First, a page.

No words communicated in-store, by signage or by staff, could deliver layers of meaning with such depth.
Retail needs neuro-experiences
The field of neuroarchitecture is an example of how neuroscience and psychological science have informed and shaped building design. Ultimately, architecture is richer for it. Retail design should take a similar step. The future success of physical retail is no longer just the store and the merchandise; the real value of retail will come from how brands combine these elements with the experiences they provide, and with neuroaesthetics. We could call this ‘neuro-experience’.
Note that beauty can improve store dwell time and translate into a deeper brand connection. The Assembled Market is a supermarket in Changsha, China, that provides a shopping experience in which customers learn about food and preparation, but also have social encounters around communal dining areas. Rather than prioritising shopping speed and functional access, this supermarket focuses on community, where the design and aesthetics encourage an experience in which users enjoy spending time.
Retail designers should be considering how a physical experience affects us on a physiological and neurological level. How does a physical experience affect customers emotionally? What are the implications for customers psychologically? These are complex questions, but the road has been paved to begin exploring the answers. Brands or designers that can extend design thinking to this level of sophistication will reach previously untouched heights in retail design, and unlock unseen depths of connection between brand and customers, using the physical space.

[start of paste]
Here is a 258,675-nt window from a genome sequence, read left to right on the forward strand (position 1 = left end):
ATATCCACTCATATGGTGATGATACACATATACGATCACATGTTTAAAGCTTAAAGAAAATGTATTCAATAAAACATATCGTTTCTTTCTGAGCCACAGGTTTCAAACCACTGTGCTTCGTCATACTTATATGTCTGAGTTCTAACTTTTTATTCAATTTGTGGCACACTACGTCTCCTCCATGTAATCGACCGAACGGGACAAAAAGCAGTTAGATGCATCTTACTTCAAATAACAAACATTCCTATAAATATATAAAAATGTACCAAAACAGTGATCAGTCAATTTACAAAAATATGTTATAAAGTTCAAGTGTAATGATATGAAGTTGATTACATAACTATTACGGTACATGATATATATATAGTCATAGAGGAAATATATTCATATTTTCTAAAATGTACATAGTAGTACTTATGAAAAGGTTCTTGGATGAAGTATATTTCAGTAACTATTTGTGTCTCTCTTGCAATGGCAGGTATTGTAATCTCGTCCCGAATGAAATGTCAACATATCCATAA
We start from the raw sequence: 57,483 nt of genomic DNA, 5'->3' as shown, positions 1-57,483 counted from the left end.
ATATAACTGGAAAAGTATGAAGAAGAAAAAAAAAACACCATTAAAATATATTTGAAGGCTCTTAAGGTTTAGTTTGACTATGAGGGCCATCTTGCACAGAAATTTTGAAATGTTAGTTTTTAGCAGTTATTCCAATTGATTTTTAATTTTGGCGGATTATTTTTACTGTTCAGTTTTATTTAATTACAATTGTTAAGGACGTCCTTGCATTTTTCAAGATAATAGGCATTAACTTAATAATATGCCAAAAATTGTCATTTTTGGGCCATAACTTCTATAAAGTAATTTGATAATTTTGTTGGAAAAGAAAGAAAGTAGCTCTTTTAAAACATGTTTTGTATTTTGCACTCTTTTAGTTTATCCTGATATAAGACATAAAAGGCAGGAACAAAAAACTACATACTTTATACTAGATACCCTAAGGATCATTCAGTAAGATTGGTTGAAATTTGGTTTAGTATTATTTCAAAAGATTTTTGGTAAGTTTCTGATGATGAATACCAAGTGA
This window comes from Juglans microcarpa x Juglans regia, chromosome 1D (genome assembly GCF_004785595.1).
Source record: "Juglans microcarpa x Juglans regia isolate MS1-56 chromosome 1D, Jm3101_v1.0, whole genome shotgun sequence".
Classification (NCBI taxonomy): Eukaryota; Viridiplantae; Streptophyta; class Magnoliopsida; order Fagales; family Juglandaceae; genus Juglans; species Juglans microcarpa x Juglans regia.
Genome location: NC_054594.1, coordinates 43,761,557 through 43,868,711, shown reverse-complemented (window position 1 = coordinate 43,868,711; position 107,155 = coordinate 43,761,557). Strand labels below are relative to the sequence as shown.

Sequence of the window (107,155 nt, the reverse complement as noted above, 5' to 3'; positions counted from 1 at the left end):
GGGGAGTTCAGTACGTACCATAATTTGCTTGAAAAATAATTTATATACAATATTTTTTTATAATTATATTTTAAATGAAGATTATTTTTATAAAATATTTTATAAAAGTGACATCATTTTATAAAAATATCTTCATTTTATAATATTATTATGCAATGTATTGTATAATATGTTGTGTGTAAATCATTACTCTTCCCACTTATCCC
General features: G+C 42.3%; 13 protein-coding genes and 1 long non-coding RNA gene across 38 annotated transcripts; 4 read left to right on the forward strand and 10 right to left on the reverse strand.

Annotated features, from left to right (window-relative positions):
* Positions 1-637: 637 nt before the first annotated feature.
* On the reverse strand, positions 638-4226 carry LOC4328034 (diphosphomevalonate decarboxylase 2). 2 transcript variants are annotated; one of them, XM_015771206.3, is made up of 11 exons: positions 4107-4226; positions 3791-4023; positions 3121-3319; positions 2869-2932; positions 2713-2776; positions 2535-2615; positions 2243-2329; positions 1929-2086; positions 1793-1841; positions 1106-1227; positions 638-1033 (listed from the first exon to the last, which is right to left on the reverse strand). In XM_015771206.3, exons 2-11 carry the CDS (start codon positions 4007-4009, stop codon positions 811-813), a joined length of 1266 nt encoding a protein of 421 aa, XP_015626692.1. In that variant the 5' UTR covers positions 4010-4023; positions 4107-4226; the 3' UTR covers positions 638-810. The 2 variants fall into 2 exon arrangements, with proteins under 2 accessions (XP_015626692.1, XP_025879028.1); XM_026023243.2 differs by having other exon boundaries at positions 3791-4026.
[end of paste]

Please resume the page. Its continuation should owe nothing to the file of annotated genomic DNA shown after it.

We hope the growing understanding of psychology and neuroscience will serve to embolden retail businesses to place a higher priority on store beauty and, likewise, encourage designers to consider how beauty can enhance store function. Designers need to feel the gravity of what it means to design a physical environment. The stores we design are not just spaces to sell or experience products or services. They are spaces that can make people feel emotions. They can change us psychologically and physiologically – that’s an incredibly powerful thing. This is the highest level of impact a brand can possibly imagine. And it serves as the strongest business case for a beautifully designed store.
1 Naghibi Rad, P., Shahroudi, A. A., Shabani, H., Ajami, S., & Lashgari, R. (2019). “Encoding pleasant and unpleasant expression of the architectural window shapes: An ERP study.” Frontiers in Behavioral Neuroscience, 13, 186. https://doi.org/10.3389/fnbeh.2019.00186
2 Banaei, M., Hatami, J., Yazdanfar, A., & Gramann, K. (2017). “Walking through Architectural Spaces: The Impact of Interior Forms on Human Brain Dynamics.” Frontiers in Human Neuroscience, 11, 477. https://doi.org/10.3389/fnhum.2017.00477
This was originally published in the Inside Retail Asia November 2021 issue of the quarterly magazine.